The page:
For thoughts, ideas and random acts of radicalism

Dreaming Awake

For those who have no idea what dreaming is, or are curious as to the nature of shamanic practice, the following outlines my current thinking.

I’ll update or supersede it as necessary: my understanding of what it is to dream changes daily, as does my ability to express it in words that makes sense. If that daily change were ever to stop, it would be time to give up.

If you’ve arrived here looking for my Shamanic Courses website, now run with my apprentice Louise Mayor, you can find it here:


Shamanic practice is the modern extension of indigenous spiritualties that once encompassed the globe. Our ancestors of many tribes and many nations understood that this reality is one of an infinite number of possible realities and that, wonderful as it is, we limit ourselves if we don’t learn to step beyond it.  Shamanic practice incorporates three main arms by which we connect more fully with whatever we hold to be true:

• Shamanic journeying: the basis of core shamanic teachings – in which we use a drumbeat to travel to other realms of reality, to meet with and ask the help of, the animals, teachers, guides and gods who live there

• Shamanic dreaming – this is an amalgamation of sleep-dreaming, lucid dreaming and dreaming awake

• Ritual practice: shamanic practice is grounded in the natural world.  To ground solidly, we need to create a framework within which we can relate to the world.  Generally, this is based on the properties of the four cardinal and non-cardinal points of the compass, relating these to the four elements and other natural phenomena.  I work with the medicine wheel and the twenty count and will teach within that framework. You are entirely free to create your own framework if this doesn’t suit your world view.

Above all, shamanic practice is a spiritual path – that is, it helps bring me closer to the non-dual point where I experience unity with the All-That-Is.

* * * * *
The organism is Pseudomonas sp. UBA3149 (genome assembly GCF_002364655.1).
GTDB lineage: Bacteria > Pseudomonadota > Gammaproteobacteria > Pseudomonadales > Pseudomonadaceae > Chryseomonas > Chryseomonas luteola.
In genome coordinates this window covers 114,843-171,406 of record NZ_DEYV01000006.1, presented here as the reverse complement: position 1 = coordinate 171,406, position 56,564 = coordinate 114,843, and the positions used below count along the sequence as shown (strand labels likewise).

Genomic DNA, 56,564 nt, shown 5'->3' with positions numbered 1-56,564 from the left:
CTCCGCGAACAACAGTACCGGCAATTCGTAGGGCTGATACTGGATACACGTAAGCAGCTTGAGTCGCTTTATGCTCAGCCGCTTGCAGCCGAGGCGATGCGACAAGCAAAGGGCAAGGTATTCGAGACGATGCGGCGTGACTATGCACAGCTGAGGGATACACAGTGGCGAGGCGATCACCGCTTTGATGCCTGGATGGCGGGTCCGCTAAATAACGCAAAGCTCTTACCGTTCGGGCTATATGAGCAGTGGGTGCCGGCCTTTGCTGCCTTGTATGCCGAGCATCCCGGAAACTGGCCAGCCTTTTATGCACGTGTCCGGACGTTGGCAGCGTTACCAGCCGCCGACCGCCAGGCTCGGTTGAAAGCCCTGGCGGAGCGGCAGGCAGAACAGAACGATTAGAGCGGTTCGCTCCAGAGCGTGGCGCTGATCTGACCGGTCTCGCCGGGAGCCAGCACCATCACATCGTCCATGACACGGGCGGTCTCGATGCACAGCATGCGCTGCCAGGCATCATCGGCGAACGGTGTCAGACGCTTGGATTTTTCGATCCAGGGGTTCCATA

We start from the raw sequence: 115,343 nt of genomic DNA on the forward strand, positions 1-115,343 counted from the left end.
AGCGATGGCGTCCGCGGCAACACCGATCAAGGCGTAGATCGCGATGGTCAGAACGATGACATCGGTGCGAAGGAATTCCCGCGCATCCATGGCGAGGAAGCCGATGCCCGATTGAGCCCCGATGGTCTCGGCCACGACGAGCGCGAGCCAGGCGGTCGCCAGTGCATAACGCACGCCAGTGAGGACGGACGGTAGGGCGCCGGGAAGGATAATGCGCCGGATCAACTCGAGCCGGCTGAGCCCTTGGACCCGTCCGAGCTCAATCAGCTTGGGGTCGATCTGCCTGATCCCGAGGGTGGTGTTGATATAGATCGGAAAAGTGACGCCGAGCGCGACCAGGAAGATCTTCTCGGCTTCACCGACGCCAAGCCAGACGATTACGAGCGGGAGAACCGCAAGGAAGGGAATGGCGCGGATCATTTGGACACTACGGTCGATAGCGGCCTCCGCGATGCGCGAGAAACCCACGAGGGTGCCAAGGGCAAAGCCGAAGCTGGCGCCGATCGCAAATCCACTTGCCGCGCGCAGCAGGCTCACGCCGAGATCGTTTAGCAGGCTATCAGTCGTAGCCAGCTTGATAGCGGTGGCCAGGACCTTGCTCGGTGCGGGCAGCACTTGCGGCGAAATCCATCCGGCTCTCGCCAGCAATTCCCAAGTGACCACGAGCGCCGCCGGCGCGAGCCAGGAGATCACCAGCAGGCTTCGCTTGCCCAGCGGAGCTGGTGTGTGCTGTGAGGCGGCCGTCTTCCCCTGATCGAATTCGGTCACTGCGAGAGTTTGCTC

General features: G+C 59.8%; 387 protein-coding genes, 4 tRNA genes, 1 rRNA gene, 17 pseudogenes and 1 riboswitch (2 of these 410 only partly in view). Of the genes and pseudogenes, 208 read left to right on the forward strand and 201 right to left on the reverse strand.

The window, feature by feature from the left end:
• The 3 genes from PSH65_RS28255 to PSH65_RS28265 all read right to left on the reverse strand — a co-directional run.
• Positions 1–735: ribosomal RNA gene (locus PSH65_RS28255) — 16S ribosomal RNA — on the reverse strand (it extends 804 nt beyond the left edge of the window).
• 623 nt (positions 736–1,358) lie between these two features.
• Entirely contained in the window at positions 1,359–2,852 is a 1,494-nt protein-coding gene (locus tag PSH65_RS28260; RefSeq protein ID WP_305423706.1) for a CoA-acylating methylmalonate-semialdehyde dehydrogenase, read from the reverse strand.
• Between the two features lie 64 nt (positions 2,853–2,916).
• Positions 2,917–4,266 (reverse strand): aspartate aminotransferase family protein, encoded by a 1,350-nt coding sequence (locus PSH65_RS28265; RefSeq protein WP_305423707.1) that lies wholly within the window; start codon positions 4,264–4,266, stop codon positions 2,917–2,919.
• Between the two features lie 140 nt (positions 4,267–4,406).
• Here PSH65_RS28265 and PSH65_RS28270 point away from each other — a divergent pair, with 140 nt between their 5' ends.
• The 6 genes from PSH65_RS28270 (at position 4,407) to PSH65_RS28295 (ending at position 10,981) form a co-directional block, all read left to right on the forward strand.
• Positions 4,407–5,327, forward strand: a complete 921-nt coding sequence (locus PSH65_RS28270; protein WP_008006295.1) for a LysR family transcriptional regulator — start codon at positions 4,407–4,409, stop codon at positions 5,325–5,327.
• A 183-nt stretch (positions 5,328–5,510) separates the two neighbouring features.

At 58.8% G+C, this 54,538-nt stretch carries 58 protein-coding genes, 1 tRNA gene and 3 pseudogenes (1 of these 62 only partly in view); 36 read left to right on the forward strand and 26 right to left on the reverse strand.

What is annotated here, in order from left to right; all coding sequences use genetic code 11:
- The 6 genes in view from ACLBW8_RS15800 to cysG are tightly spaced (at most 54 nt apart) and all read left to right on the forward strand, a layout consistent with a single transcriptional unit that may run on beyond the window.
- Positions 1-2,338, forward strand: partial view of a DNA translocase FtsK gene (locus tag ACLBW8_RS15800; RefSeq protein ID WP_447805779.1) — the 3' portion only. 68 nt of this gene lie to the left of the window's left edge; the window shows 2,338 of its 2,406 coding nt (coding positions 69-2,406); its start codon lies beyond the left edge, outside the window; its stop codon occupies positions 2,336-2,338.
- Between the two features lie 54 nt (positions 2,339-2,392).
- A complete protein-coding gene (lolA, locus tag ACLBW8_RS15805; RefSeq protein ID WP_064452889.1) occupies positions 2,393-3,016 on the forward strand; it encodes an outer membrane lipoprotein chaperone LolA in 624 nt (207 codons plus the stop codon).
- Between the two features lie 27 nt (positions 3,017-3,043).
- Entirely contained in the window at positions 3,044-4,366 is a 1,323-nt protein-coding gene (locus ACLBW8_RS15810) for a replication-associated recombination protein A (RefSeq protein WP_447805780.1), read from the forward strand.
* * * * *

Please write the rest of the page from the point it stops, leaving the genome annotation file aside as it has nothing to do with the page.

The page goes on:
My aim in the long term – to which all the dreaming courses taught by me and my students lead – is to bring together a group of people who can ask the question ‘what do you want of me?’ of something that they trust implicitly, and who have the capacity both to hear the answer and to act on it.  Note the concept of a long-term goal. It won’t happen in a weekend.

Dreaming is not an end to all grief, a spiritual and emotional analgesic, or a useful way to withdraw from the world.  It’s not a useful, or even a valid, means to avoid responsibility or to bypass personal work. 

Shamanism is the oldest spiritual practice of which we have any knowledge.

Shamanism is evidence-based – which is to say, it has no basis in any text or creed, but is instead, grows from and facilities a direct connection between the practitioner and the worlds around her/him.

As with any spiritual practice, shamanic practice teaches us two things:

how to live
That is, how to be fully present in each moment of each day, and in doing so, to live to our fullest potential.  In doing so also, we learn to see beyond the boundaries of the world, but this is an effect, not a primary aim
how to die
That is, how to progress with full awareness from this life to whatever comes next. It’s important to remember that ‘whatever comes next’ is unknowable and unknown. We can presume a lot. We can project a lot. We can hope for things to be as they want them to be. But we can never know.

What we can do is to practice mindfulness so that we are fully aware of the entirety of our self in each moment of living, and so  – we hope – in each moment of dying.

We can also practice our dreaming such that we remain fully aware of our central essence, the core of our self/Self throughout the night or other times of sleep in the belief that this will enable us similarly to hold our awareness through death.

We can also practice as a psychopomp  – that is, someone who helps to usher the essence of the dead on its path through the other worlds. Nevertheless, however much this feels real to us, we can only infer any sense of reality through the impact on the living. (which may be dramatic, and is, in my opinion, well worth the effort as long as we don’t get sucked into dramatics)

Shamanic theory teaches us that this reality is a very small part of all possible reality, and that the boundaries we perceive within it and around it are entirely fictitious.

Shamanic theory teaches that everything has spirit – in this reality and beyond it.

Shamanic theory teaches us that, with training, the practitioner can move through the gateways from this reality to the other realities, to engage and interact with the spirits in the other realities in order to ask for help – and that we can then bring that help back to our reality and make use of it.

Shamanic theory teaches us that the shamanic practitioner knows where to go, how to go, who to speak to, what to ask, how to ask, how to get back and what to do when we are back.  If even one of these is missing, we’re not undertaking shamanic practice, we’re spacing out.